These days, it almost seems wrong to be concerned about a furniture fair in Milan, Italy, or the ceramics of Picasso. The situation in the Middle East has not seemed this bleak in decades. Predictions of new terrorist threats pop up almost daily on the news section of my Yahoo home page. Just getting on an airplane requires a certain mustering of courage. Yes, these may not be the days to linger over a superellipse table by Piet Hein, but a Web site chock-full of design-oriented information (a real “chunky site,” in Solomon-speak) drew me in to the fabulously escapist world of modern design.
The site is designaddict.com. I chanced upon it thanks to a tip from Yahoo Internet Life’s “Sites We Love” round-up (May 2002). Now, I am not in any way a design junkie, addict, or even aficionado. In fact, until I was shaken to my senses just a short while ago, most of my furniture was purchased at IKEA. What I love about the site is that it pulls even casual visitors in, providing lots of places to wander. My visit was probably the first time in weeks I didn’t just go right to the search menu to grab the info I needed before making a quick exit.
What’s so great about the content here? Let’s take a closer look at what I consider to be a wonderfully “chunky” example of thoughtful content:
- The home page’s clickable images with thoughtful links. Don’t you hate it when you click on an image and all you get is the very same image — only bigger? Here, I clicked on the image of a table and got a nice little bio on the table’s designer, Anna Castelli Ferrieri. I even got a link to a book by the designer of this little red table. Now that’s providing the visitor with plenty of background!
- Essays. When was the last time a Web site invited you to ready an essay (ClickZ excluded, of course)? It seems if we didn’t have an opinion section in Sunday newspapers, the art of the think piece would have died by now.
- A real newsstand. Most sites seem to have farmed out their newsstands to aggregators such as Moreover Technologies. This site appears to have collected its own information — another nice touch.
- Forum area. If you’re dying to know what type of Barcelona chair to purchase, you can share your angst with others. I’m not in this league, so I have no idea whether these folks are for real. Reading the postings was still entertaining.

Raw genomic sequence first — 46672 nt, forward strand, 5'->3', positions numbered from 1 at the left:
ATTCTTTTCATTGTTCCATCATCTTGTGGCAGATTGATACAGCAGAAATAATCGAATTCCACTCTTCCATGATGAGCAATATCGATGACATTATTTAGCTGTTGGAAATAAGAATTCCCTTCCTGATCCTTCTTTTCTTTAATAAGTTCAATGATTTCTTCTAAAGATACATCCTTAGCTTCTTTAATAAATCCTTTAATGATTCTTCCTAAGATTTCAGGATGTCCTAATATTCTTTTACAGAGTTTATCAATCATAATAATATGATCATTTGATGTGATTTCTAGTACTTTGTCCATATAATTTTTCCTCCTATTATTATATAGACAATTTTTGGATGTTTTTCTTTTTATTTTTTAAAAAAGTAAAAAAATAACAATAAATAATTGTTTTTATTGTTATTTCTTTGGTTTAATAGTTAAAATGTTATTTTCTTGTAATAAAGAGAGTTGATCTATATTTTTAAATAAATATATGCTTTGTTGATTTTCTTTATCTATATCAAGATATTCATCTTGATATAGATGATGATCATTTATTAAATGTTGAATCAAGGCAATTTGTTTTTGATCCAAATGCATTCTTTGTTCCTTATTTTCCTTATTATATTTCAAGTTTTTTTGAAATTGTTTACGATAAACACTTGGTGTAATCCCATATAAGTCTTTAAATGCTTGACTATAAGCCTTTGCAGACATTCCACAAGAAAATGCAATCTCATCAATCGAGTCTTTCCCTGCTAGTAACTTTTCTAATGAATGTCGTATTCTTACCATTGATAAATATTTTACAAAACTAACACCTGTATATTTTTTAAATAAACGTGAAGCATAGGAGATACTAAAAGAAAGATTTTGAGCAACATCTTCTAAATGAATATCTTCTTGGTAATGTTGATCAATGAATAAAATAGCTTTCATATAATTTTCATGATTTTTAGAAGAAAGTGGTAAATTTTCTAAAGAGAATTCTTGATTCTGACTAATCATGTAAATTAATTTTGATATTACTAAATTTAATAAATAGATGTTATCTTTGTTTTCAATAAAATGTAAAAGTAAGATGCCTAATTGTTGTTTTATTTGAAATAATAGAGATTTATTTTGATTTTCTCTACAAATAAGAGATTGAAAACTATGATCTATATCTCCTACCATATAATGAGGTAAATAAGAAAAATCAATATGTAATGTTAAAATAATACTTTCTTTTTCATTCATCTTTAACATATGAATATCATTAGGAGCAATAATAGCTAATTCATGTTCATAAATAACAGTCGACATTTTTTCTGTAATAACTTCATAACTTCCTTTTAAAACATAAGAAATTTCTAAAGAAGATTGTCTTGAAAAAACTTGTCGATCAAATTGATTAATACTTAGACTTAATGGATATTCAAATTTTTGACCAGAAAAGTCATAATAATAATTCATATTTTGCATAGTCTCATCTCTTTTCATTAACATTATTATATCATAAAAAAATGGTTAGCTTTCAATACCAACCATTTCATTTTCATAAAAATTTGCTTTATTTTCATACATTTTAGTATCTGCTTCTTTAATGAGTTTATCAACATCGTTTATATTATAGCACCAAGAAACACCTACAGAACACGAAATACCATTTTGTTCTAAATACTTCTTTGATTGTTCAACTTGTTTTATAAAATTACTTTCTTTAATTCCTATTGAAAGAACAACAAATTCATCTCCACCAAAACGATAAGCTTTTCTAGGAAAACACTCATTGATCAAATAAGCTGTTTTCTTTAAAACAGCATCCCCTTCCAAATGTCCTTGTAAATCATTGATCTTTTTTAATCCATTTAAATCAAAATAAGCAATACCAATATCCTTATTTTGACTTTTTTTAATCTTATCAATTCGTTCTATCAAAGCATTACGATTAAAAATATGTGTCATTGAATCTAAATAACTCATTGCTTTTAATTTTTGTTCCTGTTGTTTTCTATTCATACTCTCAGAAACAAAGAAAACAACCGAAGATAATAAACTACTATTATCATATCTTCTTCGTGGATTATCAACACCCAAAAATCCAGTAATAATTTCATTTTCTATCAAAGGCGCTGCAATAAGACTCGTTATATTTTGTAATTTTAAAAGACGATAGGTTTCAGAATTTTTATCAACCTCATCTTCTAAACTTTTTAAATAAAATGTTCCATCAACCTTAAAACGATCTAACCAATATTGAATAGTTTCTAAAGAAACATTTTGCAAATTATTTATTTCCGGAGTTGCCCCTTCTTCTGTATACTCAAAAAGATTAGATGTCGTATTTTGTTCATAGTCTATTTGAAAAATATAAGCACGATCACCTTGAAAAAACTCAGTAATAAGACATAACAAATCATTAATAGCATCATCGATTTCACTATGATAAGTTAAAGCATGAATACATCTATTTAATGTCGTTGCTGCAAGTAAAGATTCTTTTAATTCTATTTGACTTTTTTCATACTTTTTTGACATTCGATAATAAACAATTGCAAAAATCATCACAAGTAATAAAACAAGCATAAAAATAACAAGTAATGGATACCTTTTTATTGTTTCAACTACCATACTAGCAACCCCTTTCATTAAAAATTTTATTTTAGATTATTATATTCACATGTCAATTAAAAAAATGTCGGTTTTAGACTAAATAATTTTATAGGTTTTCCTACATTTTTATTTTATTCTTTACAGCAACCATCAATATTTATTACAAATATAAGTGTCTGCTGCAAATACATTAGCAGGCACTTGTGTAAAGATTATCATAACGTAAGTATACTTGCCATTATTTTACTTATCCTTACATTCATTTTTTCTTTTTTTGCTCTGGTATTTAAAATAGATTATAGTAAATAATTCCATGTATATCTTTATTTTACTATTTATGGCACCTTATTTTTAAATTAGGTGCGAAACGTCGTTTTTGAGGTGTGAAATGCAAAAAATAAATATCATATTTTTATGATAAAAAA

- Classy classified section. I even found myself tooling around this area. It is well laid out and understated, and it shuns all suggestion of hype. To this day, I’m still wondering if “Tom” with the AOL address found his Sputnik lamp with silver balls. As for banners, the site has a few nicely placed ones that blend well with the overall look and feel. An invitation to “visit our sponsors” sits above banners, so there’s no confusing editorial with advertisement. After spending at least an hour on the site, I’m happy to report no interstitial blasted me in the face.
- Extensive links. Even though the site’s authors must spend every waking moment gathering content, they have plenty of links to other design-related sites from all over the globe. Linked pages are as likely to be in Italian or German as in English.
- Shopping. Speaking of links, I thought I’d mention a link to retromodern.com may prove addictive for anyone who’s ever yearned for a $189 designer-crafted tea kettle that whistles in the keys of E and B.
- Virtual exhibitions. The site takes visitors through the works of modern designers. Since the visuals are more important than the text, I won’t quibble about the obvious fact the copywriter probably needs a few more English composition lessons (“Noble and discreet, these furniture combine metal and wood…”).
All in all, it’s nice to come across a site completely absorbed with and dedicated to becoming the be-all and end-all of design destinations. No hype. No big sell. No tawdry short cuts. Like a big chunky book, it invites one to curl up and learn a little something about a topic that may not be on everyone’s mind. It won’t solve the world’s problems, but it’s a nice place to visit for pointers on developing wonderful content.
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